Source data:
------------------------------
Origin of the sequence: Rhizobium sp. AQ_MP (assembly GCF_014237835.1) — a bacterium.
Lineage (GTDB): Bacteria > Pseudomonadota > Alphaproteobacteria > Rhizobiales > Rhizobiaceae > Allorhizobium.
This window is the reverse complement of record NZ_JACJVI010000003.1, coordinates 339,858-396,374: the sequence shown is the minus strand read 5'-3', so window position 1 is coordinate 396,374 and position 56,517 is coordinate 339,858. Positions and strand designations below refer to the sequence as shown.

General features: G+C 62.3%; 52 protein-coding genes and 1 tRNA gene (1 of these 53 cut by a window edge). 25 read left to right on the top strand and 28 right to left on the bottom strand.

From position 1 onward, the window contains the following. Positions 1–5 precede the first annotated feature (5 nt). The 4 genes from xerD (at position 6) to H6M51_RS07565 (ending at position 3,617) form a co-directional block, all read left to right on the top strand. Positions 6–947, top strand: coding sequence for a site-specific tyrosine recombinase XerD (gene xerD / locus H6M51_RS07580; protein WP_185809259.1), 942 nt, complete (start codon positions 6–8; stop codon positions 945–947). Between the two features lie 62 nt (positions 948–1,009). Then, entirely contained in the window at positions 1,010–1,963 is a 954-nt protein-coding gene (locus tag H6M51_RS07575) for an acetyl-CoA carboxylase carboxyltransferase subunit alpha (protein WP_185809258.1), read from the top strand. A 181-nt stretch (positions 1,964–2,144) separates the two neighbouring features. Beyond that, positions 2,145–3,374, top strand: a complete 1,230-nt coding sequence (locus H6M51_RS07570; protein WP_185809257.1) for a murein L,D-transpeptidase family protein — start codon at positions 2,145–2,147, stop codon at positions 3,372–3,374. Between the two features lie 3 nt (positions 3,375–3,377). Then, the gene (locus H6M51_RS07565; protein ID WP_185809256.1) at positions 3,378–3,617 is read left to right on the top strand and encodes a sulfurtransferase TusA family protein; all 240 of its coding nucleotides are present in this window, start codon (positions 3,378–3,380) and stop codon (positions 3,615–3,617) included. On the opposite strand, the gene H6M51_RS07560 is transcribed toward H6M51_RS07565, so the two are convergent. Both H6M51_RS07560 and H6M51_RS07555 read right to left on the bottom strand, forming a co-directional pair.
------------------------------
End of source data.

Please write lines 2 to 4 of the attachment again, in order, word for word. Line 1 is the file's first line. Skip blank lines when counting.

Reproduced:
Lineage (GTDB): Bacteria > Pseudomonadota > Alphaproteobacteria > Rhizobiales > Rhizobiaceae > Allorhizobium.
This window is the reverse complement of record NZ_JACJVI010000003.1, coordinates 339,858-396,374: the sequence shown is the minus strand read 5'-3', so window position 1 is coordinate 396,374 and position 56,517 is coordinate 339,858. Positions and strand designations below refer to the sequence as shown.

General features: G+C 62.3%; 52 protein-coding genes and 1 tRNA gene (1 of these 53 cut by a window edge). 25 read left to right on the top strand and 28 right to left on the bottom strand.